I’m a winner! And I’m super excited to finally share my exciting news with you. For the past 10 years the Florida Writers Association, (FWA) has hosted a writing competition open to its members. Every year there’s a new thoughtful prompt, to give the participating writers inspiration. This year’s prompt was, where does your muse live? This year, entries could be original, recent works of fiction, non-fiction or poetry.
Writing competitions always stir a feeling of excitement in me. I imagine being the winning entry and having people I don’t know reading my extremely clever prose and being moved to think about ordinary things in new ways. Or maybe my work simply entertains and it takes them on a brief journey to an enchanted place. That’s okay too.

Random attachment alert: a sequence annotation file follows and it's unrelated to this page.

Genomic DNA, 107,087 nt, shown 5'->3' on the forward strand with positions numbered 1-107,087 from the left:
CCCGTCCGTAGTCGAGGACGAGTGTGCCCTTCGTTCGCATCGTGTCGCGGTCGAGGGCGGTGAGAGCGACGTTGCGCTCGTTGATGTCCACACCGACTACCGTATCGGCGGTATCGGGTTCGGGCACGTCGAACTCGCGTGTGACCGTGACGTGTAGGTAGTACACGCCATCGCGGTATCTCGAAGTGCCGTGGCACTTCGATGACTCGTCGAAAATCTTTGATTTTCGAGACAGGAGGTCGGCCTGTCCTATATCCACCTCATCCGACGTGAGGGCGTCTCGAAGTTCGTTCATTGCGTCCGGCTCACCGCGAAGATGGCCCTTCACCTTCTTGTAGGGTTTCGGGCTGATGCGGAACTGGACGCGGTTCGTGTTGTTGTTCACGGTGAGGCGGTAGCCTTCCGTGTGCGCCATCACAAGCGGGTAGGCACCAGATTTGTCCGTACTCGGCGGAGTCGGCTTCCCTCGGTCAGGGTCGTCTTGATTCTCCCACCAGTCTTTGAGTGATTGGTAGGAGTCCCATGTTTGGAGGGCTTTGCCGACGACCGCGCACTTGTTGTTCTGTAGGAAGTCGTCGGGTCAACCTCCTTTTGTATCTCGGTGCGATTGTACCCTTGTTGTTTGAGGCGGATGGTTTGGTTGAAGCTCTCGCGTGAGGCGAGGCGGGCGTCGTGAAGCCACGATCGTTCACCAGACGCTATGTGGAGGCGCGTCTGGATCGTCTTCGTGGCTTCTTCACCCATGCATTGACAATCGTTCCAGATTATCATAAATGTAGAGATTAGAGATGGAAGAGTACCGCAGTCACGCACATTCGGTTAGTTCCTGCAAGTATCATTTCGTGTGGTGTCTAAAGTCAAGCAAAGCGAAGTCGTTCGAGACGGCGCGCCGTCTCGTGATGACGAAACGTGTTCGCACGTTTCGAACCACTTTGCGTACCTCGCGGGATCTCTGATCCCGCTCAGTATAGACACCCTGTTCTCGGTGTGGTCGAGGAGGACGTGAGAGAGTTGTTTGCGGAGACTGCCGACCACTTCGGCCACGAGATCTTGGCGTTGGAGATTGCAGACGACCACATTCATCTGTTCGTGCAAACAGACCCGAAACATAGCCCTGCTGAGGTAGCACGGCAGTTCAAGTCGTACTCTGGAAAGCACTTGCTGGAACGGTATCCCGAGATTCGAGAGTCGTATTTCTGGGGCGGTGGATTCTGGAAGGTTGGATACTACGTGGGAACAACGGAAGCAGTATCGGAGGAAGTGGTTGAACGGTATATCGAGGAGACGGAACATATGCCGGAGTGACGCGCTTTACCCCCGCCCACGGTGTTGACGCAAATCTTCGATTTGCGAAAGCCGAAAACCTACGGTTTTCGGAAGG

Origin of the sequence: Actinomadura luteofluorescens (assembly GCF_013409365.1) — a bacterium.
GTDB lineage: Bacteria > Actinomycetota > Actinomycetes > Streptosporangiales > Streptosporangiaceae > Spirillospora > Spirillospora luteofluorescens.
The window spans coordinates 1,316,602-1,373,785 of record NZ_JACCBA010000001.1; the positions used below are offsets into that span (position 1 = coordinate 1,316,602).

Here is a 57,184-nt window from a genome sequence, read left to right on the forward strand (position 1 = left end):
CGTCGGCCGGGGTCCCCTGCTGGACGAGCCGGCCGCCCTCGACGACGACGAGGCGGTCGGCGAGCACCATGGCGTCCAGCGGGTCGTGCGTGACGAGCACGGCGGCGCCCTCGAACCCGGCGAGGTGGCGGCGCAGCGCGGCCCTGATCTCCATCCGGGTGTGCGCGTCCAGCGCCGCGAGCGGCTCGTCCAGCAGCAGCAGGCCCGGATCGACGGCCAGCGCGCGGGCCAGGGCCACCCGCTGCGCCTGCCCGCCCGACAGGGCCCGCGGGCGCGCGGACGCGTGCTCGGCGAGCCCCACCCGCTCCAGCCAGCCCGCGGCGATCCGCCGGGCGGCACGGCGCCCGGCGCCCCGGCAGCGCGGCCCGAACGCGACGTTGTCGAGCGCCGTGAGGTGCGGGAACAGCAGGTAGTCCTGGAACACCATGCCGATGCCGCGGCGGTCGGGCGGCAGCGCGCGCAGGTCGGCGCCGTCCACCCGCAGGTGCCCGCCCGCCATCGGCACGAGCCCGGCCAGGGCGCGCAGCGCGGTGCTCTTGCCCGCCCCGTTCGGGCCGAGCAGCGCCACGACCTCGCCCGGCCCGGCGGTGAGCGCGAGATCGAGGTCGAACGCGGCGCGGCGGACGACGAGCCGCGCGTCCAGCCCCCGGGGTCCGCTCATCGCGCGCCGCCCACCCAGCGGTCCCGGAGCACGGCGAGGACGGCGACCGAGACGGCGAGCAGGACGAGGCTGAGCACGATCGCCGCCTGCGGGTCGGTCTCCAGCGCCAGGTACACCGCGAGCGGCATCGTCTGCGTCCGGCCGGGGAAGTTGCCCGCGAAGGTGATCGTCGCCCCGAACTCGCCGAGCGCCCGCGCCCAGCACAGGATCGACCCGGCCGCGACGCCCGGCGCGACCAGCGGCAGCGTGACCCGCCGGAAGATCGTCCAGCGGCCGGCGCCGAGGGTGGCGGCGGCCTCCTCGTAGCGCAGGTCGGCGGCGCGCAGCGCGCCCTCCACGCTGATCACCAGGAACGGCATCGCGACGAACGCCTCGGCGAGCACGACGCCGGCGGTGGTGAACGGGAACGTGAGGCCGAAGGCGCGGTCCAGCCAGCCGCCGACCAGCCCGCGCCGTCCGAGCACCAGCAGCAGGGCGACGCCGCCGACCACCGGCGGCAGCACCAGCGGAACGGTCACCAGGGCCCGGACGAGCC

At the beginning of this year I set a goal for myself to submit creative writing to competitions, magazines or online publications, at least once a month. Well, I didn’t meet my goal. But I did submit to two places. (I’m not including the tutorials I had published in glass related publications because they’re not new markets.)
I received a rejection for a short, psychological thriller I wrote. My usual topics of choice are educational and inspiring. This was the first time I tried to write something dark and twisted. Truth is, it was hard. But it was also fun to explore and unravel the shady side of morally shattered characters.
It’s disappointing to admit to not having submitted as many stories as I would have liked this year. But then I thought, it’s two more than I submitted the previous year. And although I didn’t send work out, I did produce a lot of creative writing this year. My many stories are in different states of completion. But through the constant exercise of writing, I’m gaining proficiency and confidence. And best of all, I truly like the energy in each one of my stories.